The Pitch: The prelude to the final battle simmers at Dragonstone. Daenerys Targaryen (Emilia Clarke) bears the weight of her grief, having lost everyone close to her and sensing betrayal in everyone left. She’s ready to take King’s Landing, to rule by fear where love falters, and to accomplish all of this by any means necessary. But before the march to war, Tyrion (Peter Dinklage) tries to quell his queen’s rage, hoping to allow her to enact her long-awaited conquest while urging her to let the innocent go free when the day is won.
So the battle begins. The remaining Unsullied and Dothraki and Northmen prepare to storm the gates of the city, with Jon Snow (Kit Harington) and Grey Worm (Jacob Anderson) leading the charge. Jaime Lannister (Nikolaj Coster-Waldau) tries to sneak into the Red Keep, either to join Cersei (Lena Headey) in victory or save her from defeat. Arya (Maisie Williams) and The Hound (Rory McCann) aim to breach that stronghold as well, so as to take their vengeance. And all the while, for the first time in generations, a dragon descends on King’s Landing.
The Lannister Endgame’s Caused Regrets: “The Bells” offers two key scenes elevated single-handedly by the actors within them. Tyrion and Jaime’s farewell is imbued with the feeling and camaraderie built through eight seasons of these miserable creatures finding solace in one another. Dinklage and Coster-Waldau sell the impact of their last parting and the weight it carries.
At the same time, Jaime and Cersei’s final embrace, as the Red Keep crumbles all around them, is likewise freighted with the sense of two people who’ve done terrible things acknowledging that this is their end and finding comfort in the fact that they’re leaving this world as they entered it — together. Headey and Coster-Waldau do much of the heavy-lifting there as well, and make the most of the moments even when the script sags.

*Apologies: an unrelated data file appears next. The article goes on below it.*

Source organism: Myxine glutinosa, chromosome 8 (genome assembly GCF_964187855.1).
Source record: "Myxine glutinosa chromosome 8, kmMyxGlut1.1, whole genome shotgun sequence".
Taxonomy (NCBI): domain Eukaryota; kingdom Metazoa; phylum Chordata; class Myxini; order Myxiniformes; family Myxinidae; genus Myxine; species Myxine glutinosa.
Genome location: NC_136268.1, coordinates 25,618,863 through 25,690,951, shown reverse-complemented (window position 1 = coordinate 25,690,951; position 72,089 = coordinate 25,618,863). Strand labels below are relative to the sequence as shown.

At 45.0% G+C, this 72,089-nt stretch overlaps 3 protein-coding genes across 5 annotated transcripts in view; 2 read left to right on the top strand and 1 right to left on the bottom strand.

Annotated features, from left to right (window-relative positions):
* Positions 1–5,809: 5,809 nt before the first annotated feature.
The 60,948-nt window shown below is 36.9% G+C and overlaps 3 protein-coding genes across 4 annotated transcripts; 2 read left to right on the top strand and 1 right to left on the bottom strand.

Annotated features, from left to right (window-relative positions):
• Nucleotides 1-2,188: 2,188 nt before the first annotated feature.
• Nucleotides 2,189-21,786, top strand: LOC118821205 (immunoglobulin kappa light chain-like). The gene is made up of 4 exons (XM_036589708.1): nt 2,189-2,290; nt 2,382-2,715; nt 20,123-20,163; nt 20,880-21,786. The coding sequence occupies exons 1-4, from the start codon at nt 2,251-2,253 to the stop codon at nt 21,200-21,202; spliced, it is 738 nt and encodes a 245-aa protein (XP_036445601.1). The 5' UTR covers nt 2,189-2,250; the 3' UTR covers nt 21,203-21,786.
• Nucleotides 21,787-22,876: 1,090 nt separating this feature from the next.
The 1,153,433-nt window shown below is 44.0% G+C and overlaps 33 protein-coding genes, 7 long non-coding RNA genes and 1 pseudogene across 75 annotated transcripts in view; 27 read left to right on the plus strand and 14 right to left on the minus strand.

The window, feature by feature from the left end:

But my word, does Game of Thrones butcher the characters of all three Lannister siblings in order to get there. Tyrion’s choices this season have been overly-optimistic, yet still defensible, but “The Imp” working so hard to save his treacherous sister, even for the sake of his loving brother, is a bridge too far. The Cersei who erodes and falters in the face of the end is not the same woman who faced much of the same prospect at the Battle of the Blackwater with greater resolve and acceptance. And Jaime’s heel turn, however plausible it could have been with a longer descent, feels severely under-motivated given how far he’d come both before and after leaving his sister’s employ.
In “The Bells”, Game of Thrones takes three of its deepest, most interesting characters, and guides them to destinations that feel out of step with the characters we’ve been watching for the past eight years. But hey, at least Euron’s (Pilou Asbæk) dead, right?
I Love the Smell of Dragonfire in the Morning: If “The Long Night” was Game of Thrones’ attempt to present its own version of the Battle of Helm’s Deep from The Lord of the Rings, then “The Bells” is the show’s attempt at Saving Private Ryan. The series set its audience up for an epic, back-and-forth battle to decide who sits on the Iron Throne, ostensibly evening the odds between Dany and Cersei in the wake of the Battle of Winterfell. Instead, this is a one-sided slaughter. In the final tally, Drogon ends up being more than an equalizer — he is a weapon of unimaginable force and terror, decimating Cersei’s forces and paving the way for his mother’s victory with barely any challenge.